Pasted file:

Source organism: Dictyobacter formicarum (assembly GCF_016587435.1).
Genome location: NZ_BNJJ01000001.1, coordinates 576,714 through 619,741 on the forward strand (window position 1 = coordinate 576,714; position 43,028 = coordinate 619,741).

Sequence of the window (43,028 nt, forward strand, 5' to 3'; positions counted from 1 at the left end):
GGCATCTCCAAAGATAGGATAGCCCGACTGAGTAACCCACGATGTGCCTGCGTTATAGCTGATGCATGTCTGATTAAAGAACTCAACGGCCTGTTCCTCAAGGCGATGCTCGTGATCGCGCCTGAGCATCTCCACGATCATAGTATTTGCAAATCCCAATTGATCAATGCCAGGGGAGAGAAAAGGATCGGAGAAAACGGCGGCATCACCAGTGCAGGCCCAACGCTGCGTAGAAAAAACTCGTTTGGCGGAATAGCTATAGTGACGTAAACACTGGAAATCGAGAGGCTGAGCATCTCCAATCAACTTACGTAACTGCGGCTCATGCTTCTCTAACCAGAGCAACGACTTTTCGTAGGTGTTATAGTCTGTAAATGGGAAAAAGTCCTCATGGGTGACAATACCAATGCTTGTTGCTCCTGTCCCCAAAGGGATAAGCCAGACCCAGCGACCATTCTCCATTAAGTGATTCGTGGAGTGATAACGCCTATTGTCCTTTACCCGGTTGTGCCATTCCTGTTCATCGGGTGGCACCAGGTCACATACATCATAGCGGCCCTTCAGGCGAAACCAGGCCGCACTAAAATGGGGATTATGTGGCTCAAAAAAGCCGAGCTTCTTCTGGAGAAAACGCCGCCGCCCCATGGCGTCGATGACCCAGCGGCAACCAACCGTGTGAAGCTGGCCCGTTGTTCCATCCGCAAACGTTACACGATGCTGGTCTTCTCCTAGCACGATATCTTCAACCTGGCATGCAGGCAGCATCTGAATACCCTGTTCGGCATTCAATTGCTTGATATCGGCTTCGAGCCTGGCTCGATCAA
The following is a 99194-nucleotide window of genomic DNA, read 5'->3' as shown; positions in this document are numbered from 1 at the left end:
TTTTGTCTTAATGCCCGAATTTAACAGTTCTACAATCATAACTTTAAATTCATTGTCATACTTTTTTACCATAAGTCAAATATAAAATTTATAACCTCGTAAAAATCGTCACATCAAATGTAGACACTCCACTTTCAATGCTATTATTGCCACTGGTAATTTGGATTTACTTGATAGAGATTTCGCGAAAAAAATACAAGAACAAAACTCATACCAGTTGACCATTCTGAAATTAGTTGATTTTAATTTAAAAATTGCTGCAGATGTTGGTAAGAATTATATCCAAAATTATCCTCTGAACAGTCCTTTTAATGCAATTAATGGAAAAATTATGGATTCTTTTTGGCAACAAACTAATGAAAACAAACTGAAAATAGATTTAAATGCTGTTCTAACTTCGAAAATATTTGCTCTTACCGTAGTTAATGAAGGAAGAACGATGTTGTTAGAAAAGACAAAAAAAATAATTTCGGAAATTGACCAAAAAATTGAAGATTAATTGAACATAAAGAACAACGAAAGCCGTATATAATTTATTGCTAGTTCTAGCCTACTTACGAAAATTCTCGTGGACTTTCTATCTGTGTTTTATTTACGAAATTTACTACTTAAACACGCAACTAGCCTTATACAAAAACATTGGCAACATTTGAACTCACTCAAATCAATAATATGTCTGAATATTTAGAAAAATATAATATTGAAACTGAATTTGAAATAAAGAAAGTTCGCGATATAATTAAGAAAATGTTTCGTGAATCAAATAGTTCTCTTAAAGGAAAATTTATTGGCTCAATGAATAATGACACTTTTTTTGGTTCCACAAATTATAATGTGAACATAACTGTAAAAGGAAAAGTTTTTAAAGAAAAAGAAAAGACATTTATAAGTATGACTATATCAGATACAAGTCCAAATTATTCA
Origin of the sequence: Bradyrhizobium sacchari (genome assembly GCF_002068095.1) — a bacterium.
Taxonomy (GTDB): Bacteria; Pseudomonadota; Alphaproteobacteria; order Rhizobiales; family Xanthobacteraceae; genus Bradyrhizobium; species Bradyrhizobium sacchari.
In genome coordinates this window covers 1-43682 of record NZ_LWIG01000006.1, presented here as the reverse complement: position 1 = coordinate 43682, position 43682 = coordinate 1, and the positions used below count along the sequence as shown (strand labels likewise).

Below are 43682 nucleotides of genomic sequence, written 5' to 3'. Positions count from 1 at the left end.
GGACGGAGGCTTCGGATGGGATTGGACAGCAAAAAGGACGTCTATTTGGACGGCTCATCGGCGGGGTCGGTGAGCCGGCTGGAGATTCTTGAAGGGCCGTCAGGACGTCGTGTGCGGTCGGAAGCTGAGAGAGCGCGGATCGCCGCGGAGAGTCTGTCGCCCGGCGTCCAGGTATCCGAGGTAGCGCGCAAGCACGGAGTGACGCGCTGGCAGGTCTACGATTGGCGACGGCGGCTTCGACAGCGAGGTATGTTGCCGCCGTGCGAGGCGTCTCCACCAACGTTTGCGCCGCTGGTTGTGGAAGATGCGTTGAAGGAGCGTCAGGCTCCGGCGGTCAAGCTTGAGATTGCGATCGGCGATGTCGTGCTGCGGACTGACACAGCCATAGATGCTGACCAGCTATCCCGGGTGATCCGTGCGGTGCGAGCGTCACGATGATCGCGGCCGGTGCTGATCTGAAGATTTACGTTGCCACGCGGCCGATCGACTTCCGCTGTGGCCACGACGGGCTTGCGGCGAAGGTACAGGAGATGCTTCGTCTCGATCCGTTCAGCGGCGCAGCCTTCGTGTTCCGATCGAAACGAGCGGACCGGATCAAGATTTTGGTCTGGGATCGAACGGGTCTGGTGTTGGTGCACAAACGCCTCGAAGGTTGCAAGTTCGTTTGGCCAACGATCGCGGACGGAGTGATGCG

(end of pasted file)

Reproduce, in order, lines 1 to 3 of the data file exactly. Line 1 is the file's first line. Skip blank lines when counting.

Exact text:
Source organism: Dictyobacter formicarum (assembly GCF_016587435.1).
Genome location: NZ_BNJJ01000001.1, coordinates 576,714 through 619,741 on the forward strand (window position 1 = coordinate 576,714; position 43,028 = coordinate 619,741).

Sequence of the window (43,028 nt, forward strand, 5' to 3'; positions counted from 1 at the left end):